Posted by jonathanfryer on Saturday, 11th February, 2017
This week has been particularly depressing for those of us Brits who are true Europeans, with the House of Commons giving its backing to the triggering of Article50, which the Prime Minister has said will happen before the end of March. To rub salt in our wounds, Labour Leader Jeremy Corbyn has sent warning letters to those of his MPs who voted against, underlining that he has become a cheerleader for Theresa May’s Brexit strategy. It was therefore something of a relief to hear Nick Clegg speak to a packed gathering of Liberal Democrats in Business at the National Liberal Club, outlying the LibDem strategy for dealing with Brexit as it unfolds over the next couple of years. The party still believes Britain would be better off staying within the EU, but the sad reality is that the unholy alliance that has gathered behind Mrs May will do everything in their power to make Brexit happen, even though new forecasts predict it will hit the UK economy hard for years to come. So Nick’s main mission now is to campaign to keep Britain in the single market, which would at least cushion the blow, as well giving a lifeline to U.K. Companies whose main market is on the Continent. At the same time, Nick and other LibDems are campaigning for a reassurance to Non-British EU citizens living in Britain that their future is secure, as should be that of Brits living on the Continent or in Eire. It is utterly shameful that the Conservative government continues to see EU migrants as bargaining chips in the forthcoming negotiations with our 27 EU partners. But then the inhumanity of Mrs May and her UKIP-leaning Tory government no longer surprises in its inhumanity, having just shut the door on child refugees. This all leaves me feeling very bleak, and increasingly alienated from my home country. But it is important that Nick Clegg and the LibDem Brexit team behind him are not giving up in despair but instead are campaigning hard to try to prevent the government throwing the baby out with the bath water in its lurch towards a hard Brexit.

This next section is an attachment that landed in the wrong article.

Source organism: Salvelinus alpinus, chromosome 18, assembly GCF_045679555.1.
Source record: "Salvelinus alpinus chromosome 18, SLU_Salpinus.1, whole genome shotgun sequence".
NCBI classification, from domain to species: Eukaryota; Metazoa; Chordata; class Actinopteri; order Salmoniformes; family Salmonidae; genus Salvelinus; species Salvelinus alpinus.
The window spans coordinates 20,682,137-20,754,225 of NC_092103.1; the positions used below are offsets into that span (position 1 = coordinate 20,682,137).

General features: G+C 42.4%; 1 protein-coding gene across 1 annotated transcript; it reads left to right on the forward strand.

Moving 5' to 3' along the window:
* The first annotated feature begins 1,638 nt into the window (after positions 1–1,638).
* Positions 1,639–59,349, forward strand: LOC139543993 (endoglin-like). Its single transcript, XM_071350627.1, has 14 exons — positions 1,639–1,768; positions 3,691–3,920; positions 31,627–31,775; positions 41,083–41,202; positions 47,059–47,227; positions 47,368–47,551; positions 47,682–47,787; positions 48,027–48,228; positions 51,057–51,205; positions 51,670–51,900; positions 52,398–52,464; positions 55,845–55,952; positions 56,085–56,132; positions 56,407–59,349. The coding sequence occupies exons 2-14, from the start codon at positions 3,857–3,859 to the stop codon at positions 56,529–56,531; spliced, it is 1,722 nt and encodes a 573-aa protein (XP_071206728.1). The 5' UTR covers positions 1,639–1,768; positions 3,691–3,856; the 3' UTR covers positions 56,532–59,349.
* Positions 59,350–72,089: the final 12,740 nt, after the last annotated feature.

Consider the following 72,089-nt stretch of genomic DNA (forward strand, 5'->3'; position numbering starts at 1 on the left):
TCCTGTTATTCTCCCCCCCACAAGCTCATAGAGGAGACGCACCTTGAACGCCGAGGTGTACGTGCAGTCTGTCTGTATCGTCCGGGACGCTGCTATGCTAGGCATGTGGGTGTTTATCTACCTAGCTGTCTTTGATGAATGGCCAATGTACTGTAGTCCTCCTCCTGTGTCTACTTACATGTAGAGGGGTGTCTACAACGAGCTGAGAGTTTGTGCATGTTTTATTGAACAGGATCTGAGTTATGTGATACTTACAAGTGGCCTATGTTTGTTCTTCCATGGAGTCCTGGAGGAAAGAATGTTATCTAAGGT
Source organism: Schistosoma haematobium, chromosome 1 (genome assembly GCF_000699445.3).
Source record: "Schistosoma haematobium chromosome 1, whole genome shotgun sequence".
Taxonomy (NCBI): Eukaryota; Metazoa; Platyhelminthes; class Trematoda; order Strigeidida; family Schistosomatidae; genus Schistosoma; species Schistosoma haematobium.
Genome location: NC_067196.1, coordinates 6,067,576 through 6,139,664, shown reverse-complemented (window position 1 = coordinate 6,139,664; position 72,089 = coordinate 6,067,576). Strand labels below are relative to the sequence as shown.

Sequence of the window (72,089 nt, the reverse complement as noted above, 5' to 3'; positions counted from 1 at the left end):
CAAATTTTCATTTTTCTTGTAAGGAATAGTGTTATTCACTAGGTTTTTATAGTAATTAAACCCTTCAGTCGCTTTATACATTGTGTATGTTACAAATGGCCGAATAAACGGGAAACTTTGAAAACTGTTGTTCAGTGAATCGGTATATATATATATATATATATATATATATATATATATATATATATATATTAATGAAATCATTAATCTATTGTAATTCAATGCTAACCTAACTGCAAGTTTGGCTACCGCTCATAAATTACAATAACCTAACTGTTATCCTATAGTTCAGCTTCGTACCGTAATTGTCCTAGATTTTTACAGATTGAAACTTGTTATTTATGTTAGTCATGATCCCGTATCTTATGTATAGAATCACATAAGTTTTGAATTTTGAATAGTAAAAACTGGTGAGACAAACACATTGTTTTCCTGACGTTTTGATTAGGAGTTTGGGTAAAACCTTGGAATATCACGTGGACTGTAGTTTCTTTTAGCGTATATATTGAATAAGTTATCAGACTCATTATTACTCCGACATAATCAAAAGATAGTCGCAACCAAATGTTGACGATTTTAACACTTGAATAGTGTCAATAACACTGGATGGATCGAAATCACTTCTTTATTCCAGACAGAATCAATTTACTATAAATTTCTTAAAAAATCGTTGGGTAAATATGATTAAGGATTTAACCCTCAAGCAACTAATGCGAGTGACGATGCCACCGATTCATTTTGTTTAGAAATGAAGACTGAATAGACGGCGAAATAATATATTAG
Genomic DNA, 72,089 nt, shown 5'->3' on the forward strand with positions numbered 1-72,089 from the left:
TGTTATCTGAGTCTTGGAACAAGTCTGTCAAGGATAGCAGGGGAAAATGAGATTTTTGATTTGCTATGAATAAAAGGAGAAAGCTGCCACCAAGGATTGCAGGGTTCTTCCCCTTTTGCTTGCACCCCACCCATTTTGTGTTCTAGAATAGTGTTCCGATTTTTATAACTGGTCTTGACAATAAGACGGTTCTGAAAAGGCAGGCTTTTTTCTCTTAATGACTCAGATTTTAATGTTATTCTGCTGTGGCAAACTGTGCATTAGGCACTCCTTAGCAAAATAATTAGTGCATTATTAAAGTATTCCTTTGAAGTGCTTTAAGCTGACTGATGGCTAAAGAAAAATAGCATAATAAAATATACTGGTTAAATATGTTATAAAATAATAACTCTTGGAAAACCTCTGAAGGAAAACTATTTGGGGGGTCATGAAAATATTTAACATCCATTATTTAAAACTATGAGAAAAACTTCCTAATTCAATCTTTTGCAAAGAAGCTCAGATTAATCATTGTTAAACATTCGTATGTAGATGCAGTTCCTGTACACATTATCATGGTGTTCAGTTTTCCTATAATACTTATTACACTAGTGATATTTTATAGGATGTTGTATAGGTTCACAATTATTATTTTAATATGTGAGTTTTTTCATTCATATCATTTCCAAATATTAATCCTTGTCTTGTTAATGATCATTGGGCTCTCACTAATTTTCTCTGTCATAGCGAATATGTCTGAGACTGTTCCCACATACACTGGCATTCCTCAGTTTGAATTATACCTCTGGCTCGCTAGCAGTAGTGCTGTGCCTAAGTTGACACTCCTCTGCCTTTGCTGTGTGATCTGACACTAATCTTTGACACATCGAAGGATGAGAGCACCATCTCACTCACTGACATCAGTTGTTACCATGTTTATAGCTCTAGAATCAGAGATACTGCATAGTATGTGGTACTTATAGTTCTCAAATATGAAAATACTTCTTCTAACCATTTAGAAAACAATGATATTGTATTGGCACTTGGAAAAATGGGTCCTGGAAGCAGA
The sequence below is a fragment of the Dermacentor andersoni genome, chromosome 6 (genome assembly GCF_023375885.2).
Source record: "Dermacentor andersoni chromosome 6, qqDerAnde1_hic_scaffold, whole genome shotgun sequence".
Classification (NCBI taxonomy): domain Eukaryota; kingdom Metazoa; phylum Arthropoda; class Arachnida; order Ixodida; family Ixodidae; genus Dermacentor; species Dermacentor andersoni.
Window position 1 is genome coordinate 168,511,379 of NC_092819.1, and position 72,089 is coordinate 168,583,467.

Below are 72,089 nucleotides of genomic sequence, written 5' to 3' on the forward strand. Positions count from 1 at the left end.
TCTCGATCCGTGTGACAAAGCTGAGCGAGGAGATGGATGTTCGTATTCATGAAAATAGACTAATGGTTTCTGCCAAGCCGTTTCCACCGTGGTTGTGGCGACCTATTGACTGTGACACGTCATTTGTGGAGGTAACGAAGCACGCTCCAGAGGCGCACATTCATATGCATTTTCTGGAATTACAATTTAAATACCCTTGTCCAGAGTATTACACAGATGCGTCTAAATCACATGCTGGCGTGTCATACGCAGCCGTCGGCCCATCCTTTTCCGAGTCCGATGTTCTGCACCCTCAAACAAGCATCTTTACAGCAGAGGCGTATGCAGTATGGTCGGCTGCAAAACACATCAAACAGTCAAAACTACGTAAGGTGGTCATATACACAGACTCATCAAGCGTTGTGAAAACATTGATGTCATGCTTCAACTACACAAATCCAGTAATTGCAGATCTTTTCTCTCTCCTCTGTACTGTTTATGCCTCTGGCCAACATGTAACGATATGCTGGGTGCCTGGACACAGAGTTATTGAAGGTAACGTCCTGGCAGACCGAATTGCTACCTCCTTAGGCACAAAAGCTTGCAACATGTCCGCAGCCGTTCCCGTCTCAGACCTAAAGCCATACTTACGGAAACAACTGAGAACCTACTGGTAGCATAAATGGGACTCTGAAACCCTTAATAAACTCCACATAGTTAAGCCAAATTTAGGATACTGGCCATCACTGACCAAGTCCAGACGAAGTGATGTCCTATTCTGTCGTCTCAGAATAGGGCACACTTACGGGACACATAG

Posted by jonathanfryer on Monday, 6th February, 2017